By Sabrina Rodriguez
By Michael E. Miller
By Carlos Suarez De Jesus
By Luther Campbell
By Kyle Munzenrieder
By Sabrina Rodriguez
By Trevor Bach
By Kyle Munzenrieder
The witness knew this would be an extremely risky proposition. He realized that if the investigation led to criminal charges against Viola and others, he would be required to testify in court. And once it was known he had worked as an undercover operative for the FBI, his career as a bondsman would be finished: No criminal defense attorney would ever trust him again. In addition he had serious concerns about his physical safety.
"At one point they started talking to me about the witness-protection program when this was all over," he says. That was not an appealing prospect. He claims Bryars and Hale then suggested that the U.S. Justice Department could work out a lump-sum payment for him, and that he could use the money to disappear on his own, without having the government decide where he would live. "That's when they mentioned $100,000," the witness recalls. "That was their number, not mine." They told him to expect to work in Viola's organization for at least six months building cases. He agreed.
On July 26, 1995, he met with Bryars and Hale in the Latin American Cafe at Bayside Marketplace to review details of their agreement and to sign a formal contract. "They put the contract down in front of me and tell me to sign it," he remembers. "And I said, 'Hold on a minute, where's the money?'"
A copy of the proposed contract obtained by New Times states: "The FBI will compensate the [confidential witness] for his time expended in furtherance of this investigation...." The contract clearly states that the purpose of the investigation was to examine allegations that corrections officers were receiving bribes and kickbacks, and it identifies the company the confidential witness was to penetrate as Viola's A-Alternative Release Bail Bond Programs. The contract, however, does not state an amount of money the undercover operative was to be paid.
"They tell me that they can't put the number in there, that they can only give it to me verbally and that I'll have to trust them," he recounts. "And I'm thinking, 'Are you crazy?' Finally it came down to the fact that I was not going to do it if they did not put the money in the contract."
The two sides were at an impasse. Worse for Bryars was the fact that he had no leverage with the CW, as they began referring to him. Typically FBI agents work with criminals who hope to mitigate their punishment by cooperating. Such individuals are vulnerable to intimidation. If they want to stay out of jail, they have no choice but to do what they are told.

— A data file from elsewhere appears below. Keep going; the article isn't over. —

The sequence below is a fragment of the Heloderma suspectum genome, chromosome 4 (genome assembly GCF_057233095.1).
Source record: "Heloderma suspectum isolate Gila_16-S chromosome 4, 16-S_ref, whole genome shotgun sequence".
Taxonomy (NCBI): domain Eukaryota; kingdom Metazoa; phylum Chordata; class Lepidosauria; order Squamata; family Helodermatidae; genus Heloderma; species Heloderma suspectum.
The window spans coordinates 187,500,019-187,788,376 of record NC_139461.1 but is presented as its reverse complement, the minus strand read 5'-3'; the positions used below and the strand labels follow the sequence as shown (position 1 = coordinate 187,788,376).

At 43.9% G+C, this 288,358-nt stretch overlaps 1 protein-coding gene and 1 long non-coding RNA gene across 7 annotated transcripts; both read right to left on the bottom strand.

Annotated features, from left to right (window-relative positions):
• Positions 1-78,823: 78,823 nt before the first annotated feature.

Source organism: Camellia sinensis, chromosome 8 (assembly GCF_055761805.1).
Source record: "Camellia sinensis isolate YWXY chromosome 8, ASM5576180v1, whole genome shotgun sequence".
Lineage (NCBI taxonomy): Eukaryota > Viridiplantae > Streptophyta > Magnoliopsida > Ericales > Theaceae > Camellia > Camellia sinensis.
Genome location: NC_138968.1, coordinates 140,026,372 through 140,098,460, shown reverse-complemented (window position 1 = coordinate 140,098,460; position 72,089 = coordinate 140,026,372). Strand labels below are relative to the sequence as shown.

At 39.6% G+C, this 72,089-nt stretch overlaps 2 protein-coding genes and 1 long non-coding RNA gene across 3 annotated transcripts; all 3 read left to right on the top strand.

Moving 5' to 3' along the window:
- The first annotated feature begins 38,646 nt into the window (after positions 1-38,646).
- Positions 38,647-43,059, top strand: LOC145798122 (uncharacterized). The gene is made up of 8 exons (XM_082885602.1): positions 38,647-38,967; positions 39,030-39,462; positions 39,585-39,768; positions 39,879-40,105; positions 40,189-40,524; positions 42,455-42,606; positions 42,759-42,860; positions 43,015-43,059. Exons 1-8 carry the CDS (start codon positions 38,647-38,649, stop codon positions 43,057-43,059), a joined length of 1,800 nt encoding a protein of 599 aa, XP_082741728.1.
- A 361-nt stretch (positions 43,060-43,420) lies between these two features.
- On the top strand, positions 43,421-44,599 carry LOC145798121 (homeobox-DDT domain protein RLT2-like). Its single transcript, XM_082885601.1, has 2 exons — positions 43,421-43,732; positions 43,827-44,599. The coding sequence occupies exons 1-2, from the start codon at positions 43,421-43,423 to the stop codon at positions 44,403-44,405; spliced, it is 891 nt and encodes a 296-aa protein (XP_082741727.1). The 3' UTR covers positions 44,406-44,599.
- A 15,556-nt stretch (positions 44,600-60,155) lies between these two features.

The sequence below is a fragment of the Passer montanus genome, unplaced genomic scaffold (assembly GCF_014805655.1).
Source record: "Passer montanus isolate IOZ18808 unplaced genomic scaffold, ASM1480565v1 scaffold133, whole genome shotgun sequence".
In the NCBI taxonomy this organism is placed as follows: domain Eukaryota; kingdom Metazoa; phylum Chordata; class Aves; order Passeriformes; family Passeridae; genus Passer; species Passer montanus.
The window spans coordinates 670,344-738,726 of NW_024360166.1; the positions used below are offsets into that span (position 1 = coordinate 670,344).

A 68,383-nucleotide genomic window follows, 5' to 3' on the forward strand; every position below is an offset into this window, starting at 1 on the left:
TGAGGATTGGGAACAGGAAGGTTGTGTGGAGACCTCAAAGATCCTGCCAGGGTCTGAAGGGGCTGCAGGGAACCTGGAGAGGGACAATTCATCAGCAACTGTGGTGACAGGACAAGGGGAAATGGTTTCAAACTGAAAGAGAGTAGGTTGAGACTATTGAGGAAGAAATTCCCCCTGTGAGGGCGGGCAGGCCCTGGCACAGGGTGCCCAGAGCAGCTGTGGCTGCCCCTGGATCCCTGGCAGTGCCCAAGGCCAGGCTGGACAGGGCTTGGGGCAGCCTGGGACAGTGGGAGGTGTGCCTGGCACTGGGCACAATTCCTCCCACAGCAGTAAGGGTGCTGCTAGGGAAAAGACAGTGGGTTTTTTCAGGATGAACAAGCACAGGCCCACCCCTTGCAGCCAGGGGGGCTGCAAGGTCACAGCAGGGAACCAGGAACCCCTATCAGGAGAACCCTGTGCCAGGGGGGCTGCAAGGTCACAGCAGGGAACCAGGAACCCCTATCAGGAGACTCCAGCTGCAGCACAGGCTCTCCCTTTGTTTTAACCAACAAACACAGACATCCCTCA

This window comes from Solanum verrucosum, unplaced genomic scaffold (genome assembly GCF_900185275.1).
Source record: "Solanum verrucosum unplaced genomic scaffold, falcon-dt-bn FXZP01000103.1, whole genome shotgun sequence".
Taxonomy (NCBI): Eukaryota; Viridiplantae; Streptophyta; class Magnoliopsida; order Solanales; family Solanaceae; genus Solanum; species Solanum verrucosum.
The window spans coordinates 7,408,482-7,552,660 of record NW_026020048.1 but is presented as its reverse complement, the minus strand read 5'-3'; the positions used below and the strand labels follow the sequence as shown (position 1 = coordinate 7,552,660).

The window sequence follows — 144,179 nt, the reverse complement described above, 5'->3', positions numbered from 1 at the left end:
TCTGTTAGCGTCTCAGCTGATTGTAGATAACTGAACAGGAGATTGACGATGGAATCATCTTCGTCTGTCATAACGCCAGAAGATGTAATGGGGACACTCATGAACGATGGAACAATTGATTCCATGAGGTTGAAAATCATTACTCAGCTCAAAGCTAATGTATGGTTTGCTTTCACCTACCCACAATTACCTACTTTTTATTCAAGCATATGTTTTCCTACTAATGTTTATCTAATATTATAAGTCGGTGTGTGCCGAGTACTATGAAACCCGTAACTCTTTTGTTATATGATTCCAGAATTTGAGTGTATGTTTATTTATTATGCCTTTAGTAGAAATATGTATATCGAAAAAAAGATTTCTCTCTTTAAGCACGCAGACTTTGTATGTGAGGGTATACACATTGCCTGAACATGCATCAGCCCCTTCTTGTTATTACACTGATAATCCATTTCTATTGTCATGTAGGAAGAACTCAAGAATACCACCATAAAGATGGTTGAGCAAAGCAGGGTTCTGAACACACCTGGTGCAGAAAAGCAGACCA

Unbeknown to the CW, Bryars had actually attempted to gain leverage against him by setting up a sting operation. On April 26, 1995, the FBI wired the office of a Miami bondsman and arranged for him to meet with the CW. While Bryars hid in the next room, the bondsman told the CW he was tired of watching Viola steal all the business at the jail and wanted to know if the CW was willing to help him set up their own illegal ring of corrections officers and housemen.
The bondsman claimed he was willing to bribe senior corrections commanders in order to knock Viola's organization out of the jail and clear the way for them to take over. "For years I've tried to run a clean ship and do everything the way it's supposed to be done," the bondsman said, according to a copy of the tape-recording made by the FBI. "But I'm at the point now where enough is enough."
The bondsman then claimed he'd heard a rumor that the CW had tried to set up his own organization. "Somebody told me that you tried to do the same type of thing but weren't too successful," he said.
"Who told you that?" the CW shot back.
"To be honest with you, I don't remember," the bondsman said, quickly retreating from the subject.
He asked the CW a series of questions about Viola's operation, and the CW proceeded to relate everything he had already told investigators. But then he offered his opinion. He told the bondsman he shouldn't lower himself to Viola's level. "I don't think you want to go there," the CW warned him.
"It gets to a point where you are going to want to write more bonds," he said, "and then you are going to be writing all of the bonds and then all of these other bondsmen are going to be looking at you like they look at Viola."
"I'm at the point where I don't care any longer."
"But you've been in the business a long time," the CW said, imploring him not to risk his reputation over such a scheme.
The bondsman responded that one of the reasons he was willing to take a chance was that nobody in law enforcement cared. "Nobody is going to do anything," he said.
The CW said he was aware of that as well.
If Bryars had hoped to lure the CW into implicating himself in a bribery conspiracy, he failed. "They wanted to get me dirty," the CW says today, "so they could force me to work undercover for them. They wanted to take that tape and shove it up my ass."